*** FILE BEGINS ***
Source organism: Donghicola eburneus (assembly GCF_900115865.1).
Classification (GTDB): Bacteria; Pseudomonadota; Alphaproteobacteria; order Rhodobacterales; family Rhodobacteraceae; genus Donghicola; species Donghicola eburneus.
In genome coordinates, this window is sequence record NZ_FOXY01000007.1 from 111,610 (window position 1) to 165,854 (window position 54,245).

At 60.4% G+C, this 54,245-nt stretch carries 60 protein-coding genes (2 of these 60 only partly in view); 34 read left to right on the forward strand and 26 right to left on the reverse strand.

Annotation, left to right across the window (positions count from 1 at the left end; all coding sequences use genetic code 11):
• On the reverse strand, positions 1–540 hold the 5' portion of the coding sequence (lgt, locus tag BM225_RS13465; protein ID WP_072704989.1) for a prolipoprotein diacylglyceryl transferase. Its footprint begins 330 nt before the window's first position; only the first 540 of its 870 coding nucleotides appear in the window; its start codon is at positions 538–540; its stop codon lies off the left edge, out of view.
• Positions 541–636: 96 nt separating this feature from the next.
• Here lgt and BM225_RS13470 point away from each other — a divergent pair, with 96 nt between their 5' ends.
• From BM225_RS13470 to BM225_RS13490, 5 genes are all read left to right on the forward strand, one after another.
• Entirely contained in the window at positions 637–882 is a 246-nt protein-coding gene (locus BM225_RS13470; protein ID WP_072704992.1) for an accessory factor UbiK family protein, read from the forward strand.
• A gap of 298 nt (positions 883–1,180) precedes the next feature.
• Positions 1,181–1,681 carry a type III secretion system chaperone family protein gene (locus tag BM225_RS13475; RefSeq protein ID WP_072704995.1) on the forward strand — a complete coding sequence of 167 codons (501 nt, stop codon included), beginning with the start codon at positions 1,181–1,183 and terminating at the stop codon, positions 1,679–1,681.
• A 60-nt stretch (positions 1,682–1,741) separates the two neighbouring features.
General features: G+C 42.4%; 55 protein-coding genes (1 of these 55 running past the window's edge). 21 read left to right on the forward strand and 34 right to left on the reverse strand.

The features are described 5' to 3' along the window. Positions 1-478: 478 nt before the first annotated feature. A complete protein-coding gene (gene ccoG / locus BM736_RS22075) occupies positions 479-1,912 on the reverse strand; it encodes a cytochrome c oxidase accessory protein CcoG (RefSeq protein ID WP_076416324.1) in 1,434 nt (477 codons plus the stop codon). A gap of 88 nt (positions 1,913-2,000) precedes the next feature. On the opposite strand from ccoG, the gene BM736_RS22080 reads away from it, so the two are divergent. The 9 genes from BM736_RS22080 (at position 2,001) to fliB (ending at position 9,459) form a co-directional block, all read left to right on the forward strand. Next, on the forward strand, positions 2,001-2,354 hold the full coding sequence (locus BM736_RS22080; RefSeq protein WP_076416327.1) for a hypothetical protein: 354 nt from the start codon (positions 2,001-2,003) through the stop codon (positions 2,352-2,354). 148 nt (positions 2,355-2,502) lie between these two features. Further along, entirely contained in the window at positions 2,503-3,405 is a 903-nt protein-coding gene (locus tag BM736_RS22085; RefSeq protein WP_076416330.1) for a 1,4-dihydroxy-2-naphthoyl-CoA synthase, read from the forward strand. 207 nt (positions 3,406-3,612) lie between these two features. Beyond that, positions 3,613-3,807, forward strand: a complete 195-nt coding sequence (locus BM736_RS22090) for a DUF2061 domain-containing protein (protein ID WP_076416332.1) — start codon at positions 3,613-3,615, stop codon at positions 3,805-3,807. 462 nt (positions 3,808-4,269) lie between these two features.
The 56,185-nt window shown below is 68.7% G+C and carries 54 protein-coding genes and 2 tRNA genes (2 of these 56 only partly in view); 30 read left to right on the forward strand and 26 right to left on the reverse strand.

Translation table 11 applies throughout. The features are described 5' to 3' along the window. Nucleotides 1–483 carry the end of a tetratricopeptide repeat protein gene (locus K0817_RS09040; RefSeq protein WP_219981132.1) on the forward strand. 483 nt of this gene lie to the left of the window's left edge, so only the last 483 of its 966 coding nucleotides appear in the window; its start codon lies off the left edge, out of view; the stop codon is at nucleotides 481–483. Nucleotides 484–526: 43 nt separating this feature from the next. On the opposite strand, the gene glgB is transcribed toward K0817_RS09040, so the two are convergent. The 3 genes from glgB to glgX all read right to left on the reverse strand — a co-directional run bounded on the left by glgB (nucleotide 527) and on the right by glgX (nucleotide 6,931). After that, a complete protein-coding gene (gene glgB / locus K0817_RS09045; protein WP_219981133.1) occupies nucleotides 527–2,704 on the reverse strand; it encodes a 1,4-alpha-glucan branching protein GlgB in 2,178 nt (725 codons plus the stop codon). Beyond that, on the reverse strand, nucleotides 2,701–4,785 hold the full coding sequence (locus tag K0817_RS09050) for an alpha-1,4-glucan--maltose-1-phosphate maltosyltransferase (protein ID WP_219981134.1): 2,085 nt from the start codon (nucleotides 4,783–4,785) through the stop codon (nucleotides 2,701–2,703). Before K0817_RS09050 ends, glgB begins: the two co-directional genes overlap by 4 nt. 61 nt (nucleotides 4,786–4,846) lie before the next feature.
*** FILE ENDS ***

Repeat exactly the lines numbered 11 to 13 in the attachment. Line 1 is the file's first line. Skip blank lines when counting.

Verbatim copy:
• A gap of 298 nt (positions 883–1,180) precedes the next feature.
• Positions 1,181–1,681 carry a type III secretion system chaperone family protein gene (locus tag BM225_RS13475; RefSeq protein ID WP_072704995.1) on the forward strand — a complete coding sequence of 167 codons (501 nt, stop codon included), beginning with the start codon at positions 1,181–1,183 and terminating at the stop codon, positions 1,679–1,681.
• A 60-nt stretch (positions 1,682–1,741) separates the two neighbouring features.